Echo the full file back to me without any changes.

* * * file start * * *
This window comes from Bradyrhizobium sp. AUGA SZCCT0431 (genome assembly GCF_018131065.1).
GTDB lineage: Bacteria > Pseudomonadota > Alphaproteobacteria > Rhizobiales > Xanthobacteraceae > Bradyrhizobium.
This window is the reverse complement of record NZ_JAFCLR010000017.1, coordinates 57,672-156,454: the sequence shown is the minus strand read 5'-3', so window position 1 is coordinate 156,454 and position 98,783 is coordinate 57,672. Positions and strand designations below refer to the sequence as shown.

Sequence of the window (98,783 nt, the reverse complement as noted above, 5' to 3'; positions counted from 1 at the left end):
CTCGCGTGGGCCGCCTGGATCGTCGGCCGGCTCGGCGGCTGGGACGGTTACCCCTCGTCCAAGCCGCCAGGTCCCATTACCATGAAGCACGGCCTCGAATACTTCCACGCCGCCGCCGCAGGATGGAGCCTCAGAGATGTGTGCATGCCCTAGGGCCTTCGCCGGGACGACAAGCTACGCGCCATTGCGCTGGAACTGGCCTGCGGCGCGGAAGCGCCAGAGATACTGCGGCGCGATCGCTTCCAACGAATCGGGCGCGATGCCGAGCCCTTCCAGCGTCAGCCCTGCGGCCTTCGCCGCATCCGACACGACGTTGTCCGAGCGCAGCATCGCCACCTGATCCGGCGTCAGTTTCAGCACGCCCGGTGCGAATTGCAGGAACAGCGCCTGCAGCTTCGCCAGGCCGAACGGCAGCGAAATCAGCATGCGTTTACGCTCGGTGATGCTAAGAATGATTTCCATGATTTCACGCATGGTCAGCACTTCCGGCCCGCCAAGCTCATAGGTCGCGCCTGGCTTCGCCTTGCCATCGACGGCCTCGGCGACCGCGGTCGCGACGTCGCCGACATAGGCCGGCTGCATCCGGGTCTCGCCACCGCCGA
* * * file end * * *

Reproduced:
This window comes from Bradyrhizobium sp. AUGA SZCCT0431 (genome assembly GCF_018131065.1).
GTDB lineage: Bacteria > Pseudomonadota > Alphaproteobacteria > Rhizobiales > Xanthobacteraceae > Bradyrhizobium.
This window is the reverse complement of record NZ_JAFCLR010000017.1, coordinates 57,672-156,454: the sequence shown is the minus strand read 5'-3', so window position 1 is coordinate 156,454 and position 98,783 is coordinate 57,672. Positions and strand designations below refer to the sequence as shown.

Sequence of the window (98,783 nt, the reverse complement as noted above, 5' to 3'; positions counted from 1 at the left end):
CTCGCGTGGGCCGCCTGGATCGTCGGCCGGCTCGGCGGCTGGGACGGTTACCCCTCGTCCAAGCCGCCAGGTCCCATTACCATGAAGCACGGCCTCGAATACTTCCACGCCGCCGCCGCAGGATGGAGCCTCAGAGATGTGTGCATGCCCTAGGGCCTTCGCCGGGACGACAAGCTACGCGCCATTGCGCTGGAACTGGCCTGCGGCGCGGAAGCGCCAGAGATACTGCGGCGCGATCGCTTCCAACGAATCGGGCGCGATGCCGAGCCCTTCCAGCGTCAGCCCTGCGGCCTTCGCCGCATCCGACACGACGTTGTCCGAGCGCAGCATCGCCACCTGATCCGGCGTCAGTTTCAGCACGCCCGGTGCGAATTGCAGGAACAGCGCCTGCAGCTTCGCCAGGCCGAACGGCAGCGAAATCAGCATGCGTTTACGCTCGGTGATGCTAAGAATGATTTCCATGATTTCACGCATGGTCAGCACTTCCGGCCCGCCAAGCTCATAGGTCGCGCCTGGCTTCGCCTTGCCATCGACGGCCTCGGCGACCGCGGTCGCGACGTCGCCGACATAGGCCGGCTGCATCCGGGTCTCGCCACCGCCGA